In association with Aniview
CTV is a huge new opportunity across the digital advertising industry and a hot topic as marketers, publishers and ad tech companies seek to capitalise on it. We spoke to Aniview’s CRO Michal Ivry to hear more about the opportunities and innovations in the video space, and how the industry is adapting.
OTT platforms and streaming services offer a huge opportunity for marketers. Is this opportunity being realised? How can brands take advantage of it?
OTT and CTV are growing at an exponential pace. Modor Intelligence believes that this is going to be a $227bn (£186.7bn) market by 2026. Since the Covid-19 outbreak, there has been a significant rise in the number of active users of OTT platforms across the globe, which offers digital advertisers a massive opportunity to engage with their target audience through precise, customised in-stream video ads. OTT content delivery takes place on any device that streams video over the internet, such as desktops, mobile devices, Smart TVs, streaming devices like Roku, Fire TV, and gaming consoles. Although marketers are highly involved in tapping the OTT wave, it's still not enough; but every day, more and more marketers are realising that video ads across OTT platforms offer a chance at better engagement with their target audience. CTV is growing at a rapid pace, thanks to the global rise of Smart TVs, and could be the next big go-to channel for marketers.
How is the ad tech industry adapting to the shift to video?
We are in the midst of a transformation in consumer behaviour. Videos are becoming the go-to medium for engagement, and you now expect to find your target audience across screens and devices. This has given both publishers and advertisers a plethora of opportunities, but it has also made reaching out to the target audience a bit more complex. This is causing the ad tech landscape to transform as well. In order to tackle pain points related to video, the ad tech space has come up with specific core features, such as an online video player paired with a CMS, introducing programmatic to video, and inducting features such as SSAI and CSAI for CTV, enabling the flexibility to reach across screens using a single dashboard.
Other features, such as precise geo-targeting, help advertisers find the right audience and AI-based optimisation algorithms within ad servers enable users to get the ideal CPMs during bidding. Not all solution providers have the necessary ingredients to tackle the sudden rise in video, but the ad tech space is rapidly adapting to meet the needs of publishers and advertisers.
What are the major issues facing marketers who are shifting spend to video?
Marketers around the globe have started taking videos very seriously; what is needed is a shift in mindset and the right technology. There is a large audience out there who ignore text and banner ads and impressing them with a single image and text is pretty hard. Video advertising, on the other hand, captures the attention – animations, images, floating texts, and sounds create a more dynamic and engaging experience.
Marketers need a dedicated budget and specialised teams to work on videos that are engaging enough to get their buyers’ attention, and they need to support this endeavour with data about their customers, the devices they use, geolocation, habits, etc. Without precise data, it would be near impossible for marketers to generate their customers’ personas and, therefore, create content that not only attracts their attention, but creates an impact. And how do you make sure that your video adapts to a user’s screen, resolution, and internet speed? You would need a unified tech solution to support this. In summary, marketers need to treat video as a dedicated medium of engagement and have a specialised team and tech to support it.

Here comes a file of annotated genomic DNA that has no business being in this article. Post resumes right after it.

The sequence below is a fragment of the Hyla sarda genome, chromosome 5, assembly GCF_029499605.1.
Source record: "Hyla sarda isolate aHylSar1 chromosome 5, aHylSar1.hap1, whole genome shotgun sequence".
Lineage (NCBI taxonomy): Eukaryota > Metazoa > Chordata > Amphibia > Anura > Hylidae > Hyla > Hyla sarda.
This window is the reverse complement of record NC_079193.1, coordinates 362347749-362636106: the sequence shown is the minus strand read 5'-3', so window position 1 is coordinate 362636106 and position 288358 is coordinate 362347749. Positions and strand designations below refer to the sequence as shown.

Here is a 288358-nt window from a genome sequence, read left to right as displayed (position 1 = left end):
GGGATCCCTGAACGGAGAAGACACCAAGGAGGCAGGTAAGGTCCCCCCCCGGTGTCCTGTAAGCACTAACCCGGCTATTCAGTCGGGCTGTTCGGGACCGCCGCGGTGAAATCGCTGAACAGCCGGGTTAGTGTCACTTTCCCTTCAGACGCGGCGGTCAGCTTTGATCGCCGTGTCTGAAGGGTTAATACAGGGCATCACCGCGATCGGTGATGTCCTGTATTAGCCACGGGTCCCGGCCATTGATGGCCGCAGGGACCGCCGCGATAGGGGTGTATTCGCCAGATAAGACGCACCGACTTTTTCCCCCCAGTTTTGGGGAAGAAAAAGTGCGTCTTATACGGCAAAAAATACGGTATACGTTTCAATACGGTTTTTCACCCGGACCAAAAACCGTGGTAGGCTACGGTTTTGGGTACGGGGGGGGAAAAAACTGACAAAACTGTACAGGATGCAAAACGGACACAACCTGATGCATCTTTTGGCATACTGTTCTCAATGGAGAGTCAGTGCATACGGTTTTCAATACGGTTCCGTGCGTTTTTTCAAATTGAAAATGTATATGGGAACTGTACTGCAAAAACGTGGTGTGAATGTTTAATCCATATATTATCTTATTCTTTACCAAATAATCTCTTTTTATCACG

What will continue to drive the growth in video’s popularity?
The consumption statistics for video are mind-boggling. According to Cisco, 82% of global internet traffic is video. In a few countries, like China and Saudi Arabia, the figure is 92%. Thanks to smartphones, audiences around the world have access to videos 24/7, while high-speed internet has made data-heavy video consumption a lot easier.
With the kind of data speeds available across the globe, the user experience is a pleasant one, devoid of buffering. An average person will spend almost 100 minutes watching videos daily. That’s not all, – due to high engagement, videos now have several use cases. For example, shoppable videos for e-commerce are now a trend, and medical devices now have video communication features installed. Almost all industries are discovering new use cases for videos. Video will continue to be an integral part of our lives going forward.
Which platforms are video thriving on at the moment? Where is the untapped potential?
Mobile leads the way for sure – with more than 6 billion smartphone users across the globe and the availability of high-speed internet, video consumption has become a shared experience. In-app video consumption using smartphones will continue to grow. CTV is an untapped area that marketers should definitely look into. With OTT apps for Smart TVs, marketers can target their ads to a niche audience without wasting budget or impressions like in traditional TV. CTV has been growing at a tremendous pace (40% in 2022), and CTV spending now stands at USD$21bn (£17.2bn). More and more marketers have started budgeting for CTV as a channel but it’s still much less than other channels, such as Mobile. The scope for growth with CTV as a channel is tremendous, and marketers should start pulling budgets from traditional, on-air TV for targeted CTV spending.